by Lauren Hipp
As we welcome in the New Year, there are many reasons to celebrate. But perhaps one of the biggest is that on January 1, Washington took a huge step toward ensuring that workers across the state will have access to comprehensive paid family and medical leave for the first time. This will make a huge difference in the lives of so many families, and I’m especially excited about the changes it will bring for mine.
Continue reading OPINION: Washington’s Paid Family and Medical Leave Program Supports Workers, Businesses
What do we imagine when we think of Christmas? A rosy-cheeked white grandfather who promises you your wildest dreams wrapped in paper decorated with snowmen and candy canes? Waking up to the smell of baked goods, excitement bouncing in your hearts? For some, even the smell of fresh cut pine or carolers pestering you at the door, yule logs burning, stockings hanging, shadows reflecting in the flames. Many see Christmas as a celebration of the birth of Jesus or as a marketing myth to increase winter sales for corporations. Though others understand that it is inspired by old “pagan” traditions, people usually do not learn where the traditions came from originally.
Continue reading Once Upon a Riot: A Christmas Tale
by Lavanya Madhusudan
There is an acute lack of representation of people of color in the green sector. According to the thoroughly researched Green 2.0 report, the percentage of minorities on the boards or general staff of environmental organizations in the US does not exceed 16 percent. Once hired in environmental organizations, ethnic minorities are concentrated in the lower ranks. As a result, ethnic minorities occupy less than 12 percent of leadership positions in the green sector.
Continue reading OPINION: Urge City Council to Support Green Pathways Fellowship Program
I read an article a while back about Ralph Taylor, a white business owner from Lynnwood who took an at-home DNA tests that estimated he was 90 percent European, 6 percent Native and 4 percent sub-Saharan African. Now he, of course, feels he should be qualified for insurance breaks meant for business owners of color, naturally.
Continue reading The Minority Report: Lynnwood Man Uses DNA Test to Claim Native Identity
by Laura Loe, Gregory Quetin, and Andy Katz
The lack of affordable places to live, fueled by rising rents and home prices, has pushed many people out of the city, and some people out of stable housing altogether. Building a lot more housing in North Seattle won’t solve South End displacement, but we, members of Share the Cities, believe it is a piece of the housing crisis puzzle and will take some of the gentrification pressure off areas at risk of displacement throughout Seattle. Share The Cities is asking you to take action by October 24 on the Talaris Master Use Permit. This historic open space should be used as the catalyst for a more affordable community, with abundant housing choices.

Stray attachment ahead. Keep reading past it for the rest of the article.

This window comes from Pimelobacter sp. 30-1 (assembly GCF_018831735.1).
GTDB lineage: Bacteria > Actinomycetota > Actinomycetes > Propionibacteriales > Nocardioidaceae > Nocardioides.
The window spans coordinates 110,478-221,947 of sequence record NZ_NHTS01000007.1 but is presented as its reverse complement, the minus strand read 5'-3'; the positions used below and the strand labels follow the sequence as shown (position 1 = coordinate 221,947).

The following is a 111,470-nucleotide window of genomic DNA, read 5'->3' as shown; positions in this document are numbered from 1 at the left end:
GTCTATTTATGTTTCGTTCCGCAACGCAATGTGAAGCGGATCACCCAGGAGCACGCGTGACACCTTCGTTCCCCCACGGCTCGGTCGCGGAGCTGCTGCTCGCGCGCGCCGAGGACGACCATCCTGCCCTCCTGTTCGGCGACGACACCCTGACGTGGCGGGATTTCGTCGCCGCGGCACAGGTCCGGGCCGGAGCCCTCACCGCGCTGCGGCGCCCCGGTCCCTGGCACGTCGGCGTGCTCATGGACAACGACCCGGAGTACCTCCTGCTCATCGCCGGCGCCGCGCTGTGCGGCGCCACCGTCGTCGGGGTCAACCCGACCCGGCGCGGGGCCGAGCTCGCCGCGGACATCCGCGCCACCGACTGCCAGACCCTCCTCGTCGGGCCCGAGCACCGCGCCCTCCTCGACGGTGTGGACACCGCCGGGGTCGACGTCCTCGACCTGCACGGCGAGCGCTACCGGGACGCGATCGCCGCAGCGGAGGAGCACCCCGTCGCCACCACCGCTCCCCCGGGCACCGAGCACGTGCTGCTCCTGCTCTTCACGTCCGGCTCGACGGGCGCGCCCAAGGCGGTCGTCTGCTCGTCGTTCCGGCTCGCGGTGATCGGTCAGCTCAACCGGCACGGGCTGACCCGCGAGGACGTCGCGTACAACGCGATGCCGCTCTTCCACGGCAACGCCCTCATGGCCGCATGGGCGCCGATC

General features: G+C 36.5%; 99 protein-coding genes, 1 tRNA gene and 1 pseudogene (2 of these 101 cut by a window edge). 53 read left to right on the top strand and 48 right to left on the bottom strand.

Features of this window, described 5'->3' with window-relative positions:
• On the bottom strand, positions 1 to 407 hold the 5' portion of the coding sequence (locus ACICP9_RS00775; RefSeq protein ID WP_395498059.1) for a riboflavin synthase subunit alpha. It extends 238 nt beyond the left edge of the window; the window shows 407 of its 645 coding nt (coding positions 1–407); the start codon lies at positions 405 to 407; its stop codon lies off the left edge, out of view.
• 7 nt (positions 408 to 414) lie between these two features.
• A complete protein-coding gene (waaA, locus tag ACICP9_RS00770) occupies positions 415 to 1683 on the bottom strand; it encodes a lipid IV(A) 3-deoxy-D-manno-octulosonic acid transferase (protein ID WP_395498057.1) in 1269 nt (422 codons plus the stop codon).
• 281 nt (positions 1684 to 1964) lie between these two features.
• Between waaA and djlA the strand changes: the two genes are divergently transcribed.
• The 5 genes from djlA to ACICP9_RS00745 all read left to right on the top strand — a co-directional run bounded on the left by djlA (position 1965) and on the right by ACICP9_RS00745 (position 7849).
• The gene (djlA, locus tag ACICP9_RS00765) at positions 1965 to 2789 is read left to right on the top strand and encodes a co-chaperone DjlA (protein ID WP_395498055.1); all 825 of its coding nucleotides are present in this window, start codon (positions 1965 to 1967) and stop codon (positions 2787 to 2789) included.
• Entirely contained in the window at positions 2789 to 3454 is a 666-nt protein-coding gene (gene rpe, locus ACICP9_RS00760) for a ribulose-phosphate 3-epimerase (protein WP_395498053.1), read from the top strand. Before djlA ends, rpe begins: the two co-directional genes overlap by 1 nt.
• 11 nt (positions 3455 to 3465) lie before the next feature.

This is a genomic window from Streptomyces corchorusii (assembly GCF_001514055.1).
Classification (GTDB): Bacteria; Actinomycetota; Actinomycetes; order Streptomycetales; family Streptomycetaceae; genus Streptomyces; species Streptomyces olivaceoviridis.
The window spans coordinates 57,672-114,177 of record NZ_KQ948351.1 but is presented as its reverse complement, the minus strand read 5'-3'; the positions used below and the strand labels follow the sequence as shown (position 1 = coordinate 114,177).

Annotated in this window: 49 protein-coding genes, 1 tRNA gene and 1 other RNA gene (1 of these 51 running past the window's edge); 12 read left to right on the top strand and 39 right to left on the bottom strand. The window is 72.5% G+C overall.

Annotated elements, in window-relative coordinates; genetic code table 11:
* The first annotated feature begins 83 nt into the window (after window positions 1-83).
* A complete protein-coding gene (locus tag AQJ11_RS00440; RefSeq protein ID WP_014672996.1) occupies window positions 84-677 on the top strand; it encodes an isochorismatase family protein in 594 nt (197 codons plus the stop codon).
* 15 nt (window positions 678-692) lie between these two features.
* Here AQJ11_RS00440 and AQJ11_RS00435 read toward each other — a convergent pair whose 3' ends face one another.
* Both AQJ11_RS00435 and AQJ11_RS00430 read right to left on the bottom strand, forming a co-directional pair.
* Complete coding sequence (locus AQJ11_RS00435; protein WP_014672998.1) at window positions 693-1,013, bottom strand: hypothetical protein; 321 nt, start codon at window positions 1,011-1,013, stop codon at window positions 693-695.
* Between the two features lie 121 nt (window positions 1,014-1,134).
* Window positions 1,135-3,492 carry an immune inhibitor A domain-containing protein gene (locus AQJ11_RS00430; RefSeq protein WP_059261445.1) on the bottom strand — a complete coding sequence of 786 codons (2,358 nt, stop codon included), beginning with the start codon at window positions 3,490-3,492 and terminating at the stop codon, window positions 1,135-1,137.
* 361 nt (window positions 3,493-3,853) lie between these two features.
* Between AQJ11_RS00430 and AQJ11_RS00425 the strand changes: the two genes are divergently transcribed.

Continue reading One Last Chance to Stop Luxury Homes at Talaris and Gain So Much More for the Whole City
by Erin Okuno, Heather Hart, and Idil Danan
At the end of last school year, a group of parents requested the YMCA of Greater Seattle provide $20,000 in mitigation funding to schools because the Y was closing its long-serving and popular Powerful Schools programs. The YMCA honored this request at eight schools that had comprehensive Powerful Schools programs.
Continue reading YMCA Provides Mitigation Funds for Powerful Schools Closure
by Kshama Sawant, Violet Lavatai, Zoe Schurman, David Parsons, Nickelsville Central Committee, Matt Remle, Juan Jose Bocanegra, Tim Harris, Shaun Scott, and Kailyn Nicholson
The notice on her door was jolting: You have to move because the apartment building is being demolished to make way for more a profitable housing development. It was the fourth time that Esther “Little Dove” John, a retired psychology professor and long-time Beacon Hill resident, has been “demovicted” in Seattle — forced out of her home by big developers.
Continue reading Fighting for the City We Need